Community Banker 35 Posted On 5/11/2012 6:39:46 PM

Yea, and all these unnecessary laws and regs kind of negates the concept of freedom and liberty. Its interesting that money magazine used to run an article each year during income tax season. They submitted identical tax return info to several accountants and the IRS to determine the computed tax liability. Guess what, each tax preparer had calculated a different tax liability (this experiment was repeated several years with the same outcome each year). Moral of the story (beyond tax fairness issues) is how a compounding volume of laws and regs create unintended consquences that is beyond politicans abiltiy to foresee. Try to solve one problem...create another which we now need a new law to fix. Seems to me like a dog chasing its tail.

rivvir Posted On 5/11/2012 6:41:42 PM

"... all these unnecessary laws and regs kind of negates the concept of freedom and liberty." Yah think? I guess then we should do away with the 10 commandments. Or is it only the laws and regs you personally find to be unnecessary that negate the concept of freedom and liberty? Me, i'd rather be free of having to bail you guys out again. That'd give me the liberty to walk the streets without the worry of you ruining my financial system on my mind. All kinds of freedoms and liberties, aren't there.

Community Banker 35 Posted On 5/11/2012 6:59:50 PM

I'm disappointed you have elected to sterotype me and my bank. For starters, my bank has never received any federal aid (TARP) or SBLF funds. We have been in business over 100 years having lent millions of dollars to small businesses (that has resulted in thousand of jobs being created) and individuals. Save your irresponsible comments for the wall st. guys, they deserve it.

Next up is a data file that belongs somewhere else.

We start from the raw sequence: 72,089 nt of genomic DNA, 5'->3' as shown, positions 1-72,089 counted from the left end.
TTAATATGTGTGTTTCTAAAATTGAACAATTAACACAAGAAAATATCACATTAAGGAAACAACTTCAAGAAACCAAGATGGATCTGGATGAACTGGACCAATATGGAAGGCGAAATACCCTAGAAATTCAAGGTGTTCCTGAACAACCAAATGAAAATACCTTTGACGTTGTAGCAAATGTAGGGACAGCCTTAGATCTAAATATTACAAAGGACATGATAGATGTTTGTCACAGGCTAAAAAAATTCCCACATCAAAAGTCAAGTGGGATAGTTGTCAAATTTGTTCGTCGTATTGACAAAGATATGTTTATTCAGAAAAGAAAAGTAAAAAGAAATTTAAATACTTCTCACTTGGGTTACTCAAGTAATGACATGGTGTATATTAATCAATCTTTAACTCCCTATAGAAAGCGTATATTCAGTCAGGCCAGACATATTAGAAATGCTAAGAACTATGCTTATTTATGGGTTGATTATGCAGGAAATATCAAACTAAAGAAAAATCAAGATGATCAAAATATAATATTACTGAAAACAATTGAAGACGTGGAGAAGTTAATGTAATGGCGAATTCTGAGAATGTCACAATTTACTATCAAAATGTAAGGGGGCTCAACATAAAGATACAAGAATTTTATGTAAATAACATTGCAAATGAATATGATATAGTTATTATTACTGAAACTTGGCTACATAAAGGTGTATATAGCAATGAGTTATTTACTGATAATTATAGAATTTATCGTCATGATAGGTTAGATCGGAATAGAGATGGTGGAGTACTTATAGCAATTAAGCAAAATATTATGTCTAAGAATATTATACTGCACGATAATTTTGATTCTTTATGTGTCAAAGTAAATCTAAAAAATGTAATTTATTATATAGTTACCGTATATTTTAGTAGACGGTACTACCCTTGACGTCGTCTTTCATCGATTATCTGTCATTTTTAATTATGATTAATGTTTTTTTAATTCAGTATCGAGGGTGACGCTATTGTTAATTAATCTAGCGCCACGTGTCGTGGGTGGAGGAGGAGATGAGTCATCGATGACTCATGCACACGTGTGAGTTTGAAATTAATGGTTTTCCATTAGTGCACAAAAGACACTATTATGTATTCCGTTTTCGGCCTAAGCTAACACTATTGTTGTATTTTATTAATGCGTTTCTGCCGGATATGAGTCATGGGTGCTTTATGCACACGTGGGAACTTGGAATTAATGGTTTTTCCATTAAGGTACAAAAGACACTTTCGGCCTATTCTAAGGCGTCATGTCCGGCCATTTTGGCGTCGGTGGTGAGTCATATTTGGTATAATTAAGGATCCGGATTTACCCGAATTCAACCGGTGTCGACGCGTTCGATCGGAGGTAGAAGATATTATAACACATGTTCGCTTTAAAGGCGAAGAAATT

rivvir Posted On 5/11/2012 7:10:44 PM

Not you and your bank. Your industry. This society relies on your industry, not just your bank. Stop your irresponsible twisting in the wind.

jane doe Posted On 5/14/2012 3:06:39 PM

Nonsense is right. Mr Brown would like to have no regulations at all . Just like Mr Dimon blasted the new regulations after the last the mess all the banks caused . If Mr Dimon is one of the best CEOs in the banking sector i cant even imagine how in competant the rest of them are !!!!!! Most working people when the dont preform there jobs well get fired. Shame on all of you for your greed

jane doe Posted On 5/14/2012 3:10:57 PM

Nonsense is right. Mr Brown would like to have no regulations at all . Just like Mr Dimon blasted the new regulations after the last the mess all the banks caused . If Mr Dimon is one of the best CEOs in the banking sector i cant even imagine how in competant the rest of them are !!!!!! Most working people when the dont preform there jobs well get fired. Shame on all of you for your greed

jane doe Posted On 5/14/2012 3:17:23 PM